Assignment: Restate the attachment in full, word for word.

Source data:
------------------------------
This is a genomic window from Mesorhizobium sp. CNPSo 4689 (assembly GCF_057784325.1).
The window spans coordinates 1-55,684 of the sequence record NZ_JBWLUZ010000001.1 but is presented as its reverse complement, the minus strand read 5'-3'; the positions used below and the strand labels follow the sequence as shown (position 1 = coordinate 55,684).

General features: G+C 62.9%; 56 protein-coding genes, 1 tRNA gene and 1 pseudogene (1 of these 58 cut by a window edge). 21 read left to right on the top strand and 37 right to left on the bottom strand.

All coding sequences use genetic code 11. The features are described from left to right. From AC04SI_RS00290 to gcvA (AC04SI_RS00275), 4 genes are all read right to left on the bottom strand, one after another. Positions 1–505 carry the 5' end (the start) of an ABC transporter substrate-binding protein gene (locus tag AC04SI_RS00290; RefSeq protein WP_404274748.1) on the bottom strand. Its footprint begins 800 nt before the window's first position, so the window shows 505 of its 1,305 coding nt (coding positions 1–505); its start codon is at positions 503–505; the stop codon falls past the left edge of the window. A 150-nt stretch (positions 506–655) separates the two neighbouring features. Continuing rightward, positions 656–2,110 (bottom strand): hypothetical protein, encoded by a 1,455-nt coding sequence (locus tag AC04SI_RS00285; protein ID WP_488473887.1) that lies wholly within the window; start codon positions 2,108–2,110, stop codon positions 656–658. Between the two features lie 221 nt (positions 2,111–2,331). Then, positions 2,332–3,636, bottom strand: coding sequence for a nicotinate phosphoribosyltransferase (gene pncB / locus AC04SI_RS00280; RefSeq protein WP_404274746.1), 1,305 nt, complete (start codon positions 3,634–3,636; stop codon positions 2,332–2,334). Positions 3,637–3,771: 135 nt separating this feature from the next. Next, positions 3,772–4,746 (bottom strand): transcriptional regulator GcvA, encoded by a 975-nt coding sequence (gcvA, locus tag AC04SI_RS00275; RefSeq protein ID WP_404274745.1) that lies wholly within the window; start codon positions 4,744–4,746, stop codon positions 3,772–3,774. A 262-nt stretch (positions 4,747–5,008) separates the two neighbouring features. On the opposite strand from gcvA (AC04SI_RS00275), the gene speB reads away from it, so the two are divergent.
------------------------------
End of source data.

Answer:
This is a genomic window from Mesorhizobium sp. CNPSo 4689 (assembly GCF_057784325.1).
The window spans coordinates 1-55,684 of the sequence record NZ_JBWLUZ010000001.1 but is presented as its reverse complement, the minus strand read 5'-3'; the positions used below and the strand labels follow the sequence as shown (position 1 = coordinate 55,684).

General features: G+C 62.9%; 56 protein-coding genes, 1 tRNA gene and 1 pseudogene (1 of these 58 cut by a window edge). 21 read left to right on the top strand and 37 right to left on the bottom strand.

All coding sequences use genetic code 11. The features are described from left to right. From AC04SI_RS00290 to gcvA (AC04SI_RS00275), 4 genes are all read right to left on the bottom strand, one after another. Positions 1–505 carry the 5' end (the start) of an ABC transporter substrate-binding protein gene (locus tag AC04SI_RS00290; RefSeq protein WP_404274748.1) on the bottom strand. Its footprint begins 800 nt before the window's first position, so the window shows 505 of its 1,305 coding nt (coding positions 1–505); its start codon is at positions 503–505; the stop codon falls past the left edge of the window. A 150-nt stretch (positions 506–655) separates the two neighbouring features. Continuing rightward, positions 656–2,110 (bottom strand): hypothetical protein, encoded by a 1,455-nt coding sequence (locus tag AC04SI_RS00285; protein ID WP_488473887.1) that lies wholly within the window; start codon positions 2,108–2,110, stop codon positions 656–658. Between the two features lie 221 nt (positions 2,111–2,331). Then, positions 2,332–3,636, bottom strand: coding sequence for a nicotinate phosphoribosyltransferase (gene pncB / locus AC04SI_RS00280; RefSeq protein WP_404274746.1), 1,305 nt, complete (start codon positions 3,634–3,636; stop codon positions 2,332–2,334). Positions 3,637–3,771: 135 nt separating this feature from the next. Next, positions 3,772–4,746 (bottom strand): transcriptional regulator GcvA, encoded by a 975-nt coding sequence (gcvA, locus tag AC04SI_RS00275; RefSeq protein ID WP_404274745.1) that lies wholly within the window; start codon positions 4,744–4,746, stop codon positions 3,772–3,774. A 262-nt stretch (positions 4,747–5,008) separates the two neighbouring features. On the opposite strand from gcvA (AC04SI_RS00275), the gene speB reads away from it, so the two are divergent.